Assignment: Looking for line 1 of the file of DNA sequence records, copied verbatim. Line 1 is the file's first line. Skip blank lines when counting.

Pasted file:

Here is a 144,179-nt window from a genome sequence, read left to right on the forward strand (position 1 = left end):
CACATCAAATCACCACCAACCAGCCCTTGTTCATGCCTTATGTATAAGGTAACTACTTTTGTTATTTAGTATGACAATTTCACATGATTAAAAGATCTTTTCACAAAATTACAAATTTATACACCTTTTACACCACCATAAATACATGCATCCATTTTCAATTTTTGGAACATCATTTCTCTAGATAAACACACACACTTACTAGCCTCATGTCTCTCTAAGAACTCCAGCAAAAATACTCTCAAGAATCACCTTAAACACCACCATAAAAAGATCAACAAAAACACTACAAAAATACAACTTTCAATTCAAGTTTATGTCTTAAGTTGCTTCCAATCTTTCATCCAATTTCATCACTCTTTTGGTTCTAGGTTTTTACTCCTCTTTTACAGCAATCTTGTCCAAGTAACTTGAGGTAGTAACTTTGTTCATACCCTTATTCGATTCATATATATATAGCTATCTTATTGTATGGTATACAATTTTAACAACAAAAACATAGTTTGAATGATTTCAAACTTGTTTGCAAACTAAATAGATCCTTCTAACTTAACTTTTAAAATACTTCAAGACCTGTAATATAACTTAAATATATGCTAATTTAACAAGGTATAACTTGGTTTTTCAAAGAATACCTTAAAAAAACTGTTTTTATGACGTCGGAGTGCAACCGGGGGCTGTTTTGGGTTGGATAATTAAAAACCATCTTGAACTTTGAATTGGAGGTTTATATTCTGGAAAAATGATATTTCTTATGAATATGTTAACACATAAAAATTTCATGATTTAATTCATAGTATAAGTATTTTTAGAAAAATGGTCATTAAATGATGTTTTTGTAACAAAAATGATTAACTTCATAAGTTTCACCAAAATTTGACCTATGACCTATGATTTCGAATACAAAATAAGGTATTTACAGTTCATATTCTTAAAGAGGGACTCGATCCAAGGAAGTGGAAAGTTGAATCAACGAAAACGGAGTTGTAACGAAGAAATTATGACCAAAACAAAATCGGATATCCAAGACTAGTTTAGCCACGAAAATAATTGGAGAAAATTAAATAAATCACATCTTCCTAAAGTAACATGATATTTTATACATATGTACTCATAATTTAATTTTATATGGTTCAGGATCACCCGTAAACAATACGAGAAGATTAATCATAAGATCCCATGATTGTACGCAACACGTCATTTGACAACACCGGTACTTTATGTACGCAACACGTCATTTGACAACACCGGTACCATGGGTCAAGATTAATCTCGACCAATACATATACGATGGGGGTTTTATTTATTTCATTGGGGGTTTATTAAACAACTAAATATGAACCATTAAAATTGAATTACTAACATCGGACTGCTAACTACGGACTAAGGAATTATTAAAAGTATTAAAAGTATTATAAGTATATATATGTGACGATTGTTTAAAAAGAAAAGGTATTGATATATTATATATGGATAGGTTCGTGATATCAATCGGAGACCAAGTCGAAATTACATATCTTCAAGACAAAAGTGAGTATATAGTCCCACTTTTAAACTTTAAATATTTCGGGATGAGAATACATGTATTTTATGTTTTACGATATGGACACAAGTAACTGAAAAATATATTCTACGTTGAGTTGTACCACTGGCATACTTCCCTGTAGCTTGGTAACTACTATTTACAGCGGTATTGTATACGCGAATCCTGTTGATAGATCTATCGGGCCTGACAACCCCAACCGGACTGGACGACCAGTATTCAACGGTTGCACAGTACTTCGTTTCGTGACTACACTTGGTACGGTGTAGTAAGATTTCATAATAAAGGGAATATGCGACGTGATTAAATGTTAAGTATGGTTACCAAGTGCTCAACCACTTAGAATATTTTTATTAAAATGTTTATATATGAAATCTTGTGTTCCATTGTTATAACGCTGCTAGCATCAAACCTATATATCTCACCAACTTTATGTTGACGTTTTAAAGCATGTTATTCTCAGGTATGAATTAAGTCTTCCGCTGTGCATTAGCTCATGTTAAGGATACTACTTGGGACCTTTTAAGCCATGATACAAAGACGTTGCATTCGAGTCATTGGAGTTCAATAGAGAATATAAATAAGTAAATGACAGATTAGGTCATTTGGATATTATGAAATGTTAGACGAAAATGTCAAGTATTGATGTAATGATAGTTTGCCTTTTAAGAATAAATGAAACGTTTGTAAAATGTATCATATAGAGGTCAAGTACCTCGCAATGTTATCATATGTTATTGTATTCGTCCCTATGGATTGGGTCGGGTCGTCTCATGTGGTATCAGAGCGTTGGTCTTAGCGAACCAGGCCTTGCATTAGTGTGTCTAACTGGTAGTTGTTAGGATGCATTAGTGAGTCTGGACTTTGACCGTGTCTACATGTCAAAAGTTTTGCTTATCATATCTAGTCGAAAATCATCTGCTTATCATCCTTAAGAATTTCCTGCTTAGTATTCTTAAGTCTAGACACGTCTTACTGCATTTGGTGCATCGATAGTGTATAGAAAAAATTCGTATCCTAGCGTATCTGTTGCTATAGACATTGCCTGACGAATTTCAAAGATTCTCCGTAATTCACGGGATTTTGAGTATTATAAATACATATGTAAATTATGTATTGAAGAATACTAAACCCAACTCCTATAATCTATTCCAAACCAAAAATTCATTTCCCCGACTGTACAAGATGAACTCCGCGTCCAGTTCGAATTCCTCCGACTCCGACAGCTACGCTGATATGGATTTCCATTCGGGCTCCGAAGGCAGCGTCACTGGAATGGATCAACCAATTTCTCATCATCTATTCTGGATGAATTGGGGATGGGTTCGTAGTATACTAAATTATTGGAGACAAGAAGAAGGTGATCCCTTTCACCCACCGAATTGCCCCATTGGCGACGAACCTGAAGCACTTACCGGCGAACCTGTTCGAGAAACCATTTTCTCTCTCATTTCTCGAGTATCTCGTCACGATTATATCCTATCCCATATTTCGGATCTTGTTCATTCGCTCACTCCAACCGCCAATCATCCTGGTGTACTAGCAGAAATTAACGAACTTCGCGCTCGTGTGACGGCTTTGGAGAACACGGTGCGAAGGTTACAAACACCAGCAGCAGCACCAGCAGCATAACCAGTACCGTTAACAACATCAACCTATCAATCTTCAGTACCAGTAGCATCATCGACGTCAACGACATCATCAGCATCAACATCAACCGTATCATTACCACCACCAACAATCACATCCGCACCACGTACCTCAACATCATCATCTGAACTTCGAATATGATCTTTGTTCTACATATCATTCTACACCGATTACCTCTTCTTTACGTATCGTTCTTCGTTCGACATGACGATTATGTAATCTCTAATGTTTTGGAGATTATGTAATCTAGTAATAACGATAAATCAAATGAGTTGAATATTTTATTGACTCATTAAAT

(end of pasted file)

Here is a 144,179-nt window from a genome sequence, read left to right on the forward strand (position 1 = left end):